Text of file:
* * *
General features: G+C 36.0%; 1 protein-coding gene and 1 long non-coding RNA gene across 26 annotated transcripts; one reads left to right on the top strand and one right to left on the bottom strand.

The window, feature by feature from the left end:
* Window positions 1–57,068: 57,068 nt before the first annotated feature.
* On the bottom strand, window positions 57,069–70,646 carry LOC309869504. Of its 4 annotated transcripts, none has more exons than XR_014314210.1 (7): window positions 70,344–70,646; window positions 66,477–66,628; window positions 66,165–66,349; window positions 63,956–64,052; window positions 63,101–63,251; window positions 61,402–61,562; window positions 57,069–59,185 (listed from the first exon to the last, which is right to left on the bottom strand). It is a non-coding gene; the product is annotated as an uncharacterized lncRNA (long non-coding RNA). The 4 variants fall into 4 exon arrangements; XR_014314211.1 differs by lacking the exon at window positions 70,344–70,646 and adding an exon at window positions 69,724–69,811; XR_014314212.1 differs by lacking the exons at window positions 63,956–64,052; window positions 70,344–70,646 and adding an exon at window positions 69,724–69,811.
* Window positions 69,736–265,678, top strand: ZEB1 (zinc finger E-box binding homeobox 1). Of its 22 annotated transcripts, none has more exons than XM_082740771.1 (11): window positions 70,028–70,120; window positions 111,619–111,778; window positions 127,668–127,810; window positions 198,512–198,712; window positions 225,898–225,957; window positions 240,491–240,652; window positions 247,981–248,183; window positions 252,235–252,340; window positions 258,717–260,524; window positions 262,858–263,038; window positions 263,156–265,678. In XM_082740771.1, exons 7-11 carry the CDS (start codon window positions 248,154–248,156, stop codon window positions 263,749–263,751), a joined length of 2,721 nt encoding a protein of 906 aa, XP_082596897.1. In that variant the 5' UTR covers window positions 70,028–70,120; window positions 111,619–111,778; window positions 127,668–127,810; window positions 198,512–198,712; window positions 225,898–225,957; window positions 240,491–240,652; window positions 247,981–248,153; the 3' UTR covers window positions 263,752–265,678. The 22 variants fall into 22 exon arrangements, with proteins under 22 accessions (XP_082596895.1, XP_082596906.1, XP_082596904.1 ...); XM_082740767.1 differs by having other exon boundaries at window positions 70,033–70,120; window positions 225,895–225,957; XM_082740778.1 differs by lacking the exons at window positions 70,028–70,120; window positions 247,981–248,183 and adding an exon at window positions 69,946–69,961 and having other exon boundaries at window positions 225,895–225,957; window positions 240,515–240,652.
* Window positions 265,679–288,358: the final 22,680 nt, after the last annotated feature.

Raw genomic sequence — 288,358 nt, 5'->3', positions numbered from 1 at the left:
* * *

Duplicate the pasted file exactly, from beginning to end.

General features: G+C 36.0%; 1 protein-coding gene and 1 long non-coding RNA gene across 26 annotated transcripts; one reads left to right on the top strand and one right to left on the bottom strand.

The window, feature by feature from the left end:
* Window positions 1–57,068: 57,068 nt before the first annotated feature.
* On the bottom strand, window positions 57,069–70,646 carry LOC309869504. Of its 4 annotated transcripts, none has more exons than XR_014314210.1 (7): window positions 70,344–70,646; window positions 66,477–66,628; window positions 66,165–66,349; window positions 63,956–64,052; window positions 63,101–63,251; window positions 61,402–61,562; window positions 57,069–59,185 (listed from the first exon to the last, which is right to left on the bottom strand). It is a non-coding gene; the product is annotated as an uncharacterized lncRNA (long non-coding RNA). The 4 variants fall into 4 exon arrangements; XR_014314211.1 differs by lacking the exon at window positions 70,344–70,646 and adding an exon at window positions 69,724–69,811; XR_014314212.1 differs by lacking the exons at window positions 63,956–64,052; window positions 70,344–70,646 and adding an exon at window positions 69,724–69,811.
* Window positions 69,736–265,678, top strand: ZEB1 (zinc finger E-box binding homeobox 1). Of its 22 annotated transcripts, none has more exons than XM_082740771.1 (11): window positions 70,028–70,120; window positions 111,619–111,778; window positions 127,668–127,810; window positions 198,512–198,712; window positions 225,898–225,957; window positions 240,491–240,652; window positions 247,981–248,183; window positions 252,235–252,340; window positions 258,717–260,524; window positions 262,858–263,038; window positions 263,156–265,678. In XM_082740771.1, exons 7-11 carry the CDS (start codon window positions 248,154–248,156, stop codon window positions 263,749–263,751), a joined length of 2,721 nt encoding a protein of 906 aa, XP_082596897.1. In that variant the 5' UTR covers window positions 70,028–70,120; window positions 111,619–111,778; window positions 127,668–127,810; window positions 198,512–198,712; window positions 225,898–225,957; window positions 240,491–240,652; window positions 247,981–248,153; the 3' UTR covers window positions 263,752–265,678. The 22 variants fall into 22 exon arrangements, with proteins under 22 accessions (XP_082596895.1, XP_082596906.1, XP_082596904.1 ...); XM_082740767.1 differs by having other exon boundaries at window positions 70,033–70,120; window positions 225,895–225,957; XM_082740778.1 differs by lacking the exons at window positions 70,028–70,120; window positions 247,981–248,183 and adding an exon at window positions 69,946–69,961 and having other exon boundaries at window positions 225,895–225,957; window positions 240,515–240,652.
* Window positions 265,679–288,358: the final 22,680 nt, after the last annotated feature.

Raw genomic sequence — 288,358 nt, 5'->3', positions numbered from 1 at the left: